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Rwanda's leader criticises perceived US ambiguity over 1994 genocide

Rwandan President Paul Kagame   -  
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Brian Inganga/Copyright 2023 The AP. All rights reserved


Rwanda’s President Paul Kagame on Monday said he was concerned by what he saw as the failure of the United States to characterise the 1994 massacres as a genocide against the country’s minority Tutsis.

His comments came after US Secretary of State, Anthony Blinken, in a post on the social platform X, failed to specify that the Tutsi ethnic group was targeted.

Many Rwandans have criticised Blinken’s comment on Sunday which read: “We mourn the many thousands of Tutsis, Hutus, Twas, and others whose lives were lost during 100 days of unspeakable violence.”

The 7 April marks the start, 30 years ago, of a 100-day killing spree by extremists from the Hutu ethnic group in which members of the Tutsi minority and Hutu moderates were slaughtered.

Kagame said he believed he’d reached an agreement with US authorities for them not to voice any criticism on the day of the anniversary.

“There are 365 days in a year. Give us that day, 7 April, commemorate with us and then you can have the rest 364 days blaming us every day for everything you do not like about us," he said.

Rwandan authorities say any ambiguity on who the genocide victims were is an attempt to distort history and disrespects the memory of the victims.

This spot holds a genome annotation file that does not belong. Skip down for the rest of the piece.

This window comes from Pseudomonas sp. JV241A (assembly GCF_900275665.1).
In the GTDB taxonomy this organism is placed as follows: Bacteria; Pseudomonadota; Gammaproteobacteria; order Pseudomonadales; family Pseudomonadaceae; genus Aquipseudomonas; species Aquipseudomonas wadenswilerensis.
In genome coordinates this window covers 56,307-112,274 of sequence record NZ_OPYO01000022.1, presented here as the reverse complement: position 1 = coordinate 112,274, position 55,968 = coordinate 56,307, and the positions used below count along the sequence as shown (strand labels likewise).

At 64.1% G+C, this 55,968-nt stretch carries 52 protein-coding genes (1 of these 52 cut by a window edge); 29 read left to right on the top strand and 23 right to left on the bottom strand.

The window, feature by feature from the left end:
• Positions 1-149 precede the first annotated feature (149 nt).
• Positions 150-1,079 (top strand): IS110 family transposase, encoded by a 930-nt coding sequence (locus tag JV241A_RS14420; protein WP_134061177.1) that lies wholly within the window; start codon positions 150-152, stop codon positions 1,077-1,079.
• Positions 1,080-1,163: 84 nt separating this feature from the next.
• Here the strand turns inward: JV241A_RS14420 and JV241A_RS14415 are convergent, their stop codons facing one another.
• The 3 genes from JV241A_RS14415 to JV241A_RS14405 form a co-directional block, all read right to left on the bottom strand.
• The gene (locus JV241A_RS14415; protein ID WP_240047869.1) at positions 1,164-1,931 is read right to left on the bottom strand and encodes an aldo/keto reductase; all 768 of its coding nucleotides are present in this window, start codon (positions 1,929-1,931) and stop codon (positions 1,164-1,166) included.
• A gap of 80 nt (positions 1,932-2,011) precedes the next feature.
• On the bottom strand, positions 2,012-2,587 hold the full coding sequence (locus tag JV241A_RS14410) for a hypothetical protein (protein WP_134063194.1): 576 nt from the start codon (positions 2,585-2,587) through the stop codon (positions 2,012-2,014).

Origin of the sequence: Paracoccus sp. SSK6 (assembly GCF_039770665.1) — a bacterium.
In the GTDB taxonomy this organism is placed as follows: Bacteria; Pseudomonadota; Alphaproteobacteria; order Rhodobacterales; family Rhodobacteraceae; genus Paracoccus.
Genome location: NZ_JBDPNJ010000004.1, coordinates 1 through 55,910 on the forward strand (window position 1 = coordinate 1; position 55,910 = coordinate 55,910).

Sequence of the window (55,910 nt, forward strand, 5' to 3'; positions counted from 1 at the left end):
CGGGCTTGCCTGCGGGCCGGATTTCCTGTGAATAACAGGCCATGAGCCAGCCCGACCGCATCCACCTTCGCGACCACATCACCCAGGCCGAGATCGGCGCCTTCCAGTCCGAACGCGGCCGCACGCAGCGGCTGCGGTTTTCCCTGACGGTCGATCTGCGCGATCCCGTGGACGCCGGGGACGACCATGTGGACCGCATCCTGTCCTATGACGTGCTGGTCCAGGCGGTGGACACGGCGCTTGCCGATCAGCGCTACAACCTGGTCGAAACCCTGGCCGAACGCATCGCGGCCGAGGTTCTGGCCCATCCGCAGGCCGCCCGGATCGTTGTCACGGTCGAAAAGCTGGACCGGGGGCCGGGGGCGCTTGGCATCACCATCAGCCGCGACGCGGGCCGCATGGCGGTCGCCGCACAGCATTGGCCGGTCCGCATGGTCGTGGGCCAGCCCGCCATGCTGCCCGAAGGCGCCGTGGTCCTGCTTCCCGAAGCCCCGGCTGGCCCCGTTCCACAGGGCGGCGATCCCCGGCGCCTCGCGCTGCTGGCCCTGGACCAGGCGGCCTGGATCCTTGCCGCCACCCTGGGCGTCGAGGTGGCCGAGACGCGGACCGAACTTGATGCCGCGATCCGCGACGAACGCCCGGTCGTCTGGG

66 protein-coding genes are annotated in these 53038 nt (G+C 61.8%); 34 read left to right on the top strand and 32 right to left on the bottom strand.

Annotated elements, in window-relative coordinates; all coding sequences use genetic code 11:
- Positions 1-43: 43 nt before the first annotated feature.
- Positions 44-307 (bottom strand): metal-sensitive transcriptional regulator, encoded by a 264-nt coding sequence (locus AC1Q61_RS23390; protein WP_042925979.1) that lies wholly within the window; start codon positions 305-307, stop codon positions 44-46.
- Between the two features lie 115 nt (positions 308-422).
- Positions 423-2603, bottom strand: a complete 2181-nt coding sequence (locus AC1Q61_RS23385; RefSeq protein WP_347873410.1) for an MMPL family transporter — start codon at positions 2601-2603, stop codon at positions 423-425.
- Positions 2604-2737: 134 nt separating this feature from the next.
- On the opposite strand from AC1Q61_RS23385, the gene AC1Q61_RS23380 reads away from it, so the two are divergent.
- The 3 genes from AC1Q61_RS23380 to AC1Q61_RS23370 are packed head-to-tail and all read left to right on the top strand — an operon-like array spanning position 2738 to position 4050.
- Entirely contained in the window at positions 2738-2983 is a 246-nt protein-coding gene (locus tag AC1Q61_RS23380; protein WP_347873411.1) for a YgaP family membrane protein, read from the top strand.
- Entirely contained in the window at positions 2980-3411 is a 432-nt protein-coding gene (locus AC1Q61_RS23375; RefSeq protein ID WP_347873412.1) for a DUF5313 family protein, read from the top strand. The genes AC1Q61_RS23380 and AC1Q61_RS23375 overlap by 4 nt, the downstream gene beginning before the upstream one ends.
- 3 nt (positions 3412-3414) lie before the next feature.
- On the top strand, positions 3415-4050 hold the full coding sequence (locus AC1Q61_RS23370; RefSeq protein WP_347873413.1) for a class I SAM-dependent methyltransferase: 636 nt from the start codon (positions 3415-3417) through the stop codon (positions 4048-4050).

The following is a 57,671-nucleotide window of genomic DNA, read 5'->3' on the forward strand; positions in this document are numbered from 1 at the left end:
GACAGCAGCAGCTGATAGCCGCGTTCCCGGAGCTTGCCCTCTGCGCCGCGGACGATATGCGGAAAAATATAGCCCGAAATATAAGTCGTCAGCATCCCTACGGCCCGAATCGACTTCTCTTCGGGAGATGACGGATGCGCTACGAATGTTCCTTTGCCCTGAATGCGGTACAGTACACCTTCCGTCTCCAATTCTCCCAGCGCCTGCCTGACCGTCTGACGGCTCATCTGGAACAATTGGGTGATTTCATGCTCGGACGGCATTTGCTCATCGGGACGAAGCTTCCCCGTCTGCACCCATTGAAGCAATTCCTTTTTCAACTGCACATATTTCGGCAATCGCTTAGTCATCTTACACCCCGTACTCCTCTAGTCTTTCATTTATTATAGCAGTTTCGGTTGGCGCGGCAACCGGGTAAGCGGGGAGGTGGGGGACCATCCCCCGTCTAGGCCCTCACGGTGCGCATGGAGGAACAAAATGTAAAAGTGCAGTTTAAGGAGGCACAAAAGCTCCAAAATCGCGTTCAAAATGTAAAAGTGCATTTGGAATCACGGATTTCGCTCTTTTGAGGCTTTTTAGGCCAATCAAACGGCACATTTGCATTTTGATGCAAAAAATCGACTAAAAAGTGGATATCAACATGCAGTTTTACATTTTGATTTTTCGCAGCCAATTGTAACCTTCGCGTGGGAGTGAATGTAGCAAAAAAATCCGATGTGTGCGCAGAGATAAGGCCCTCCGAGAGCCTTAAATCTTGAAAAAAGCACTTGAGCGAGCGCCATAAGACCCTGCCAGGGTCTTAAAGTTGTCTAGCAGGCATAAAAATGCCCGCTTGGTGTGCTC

Questions over how to mark the genocide stems from allegations that the Rwandan Patriotic Front militia, led by Kagame, which stopped the massacres and has ruled Rwanda unchallenged since 1994, carried out its own revenge killings during and after the genocide.

He has previously said that his forces showed restraint. In a speech on Sunday, Kagame said Rwandans are disgusted by what he described as the hypocrisy of Western nations that failed to stop the killings.

Kagame is under growing pressure over Rwanda’s military involvement in eastern Congo, where tensions have flared recently as the two countries’ leaders accuse one another of supporting armed groups.

United Nations experts have said they had “solid evidence” that members of Rwanda’s armed forces were conducting operations there in support of M23, whose rebellion has caused the displacement of hundreds of thousands of people in Congo’s North Kivu’s province.

Rwandan authorities say they want to deter rebels, including Hutu extremists responsible for the genocide, who fled to eastern Congo.

On Monday, Kagame said the M23 are fighting for the rights of Congolese Tutsis, with at least 100,000 of them now seeking refuge in Rwanda after fleeing attacks in eastern Congo.

“Why are we being accused as Rwanda of supporting M23 and I am saying even those who accuse us, actually we should accuse them of not supporting M23, because it is as if they agree with the injustice that is being done to this community,” he said.

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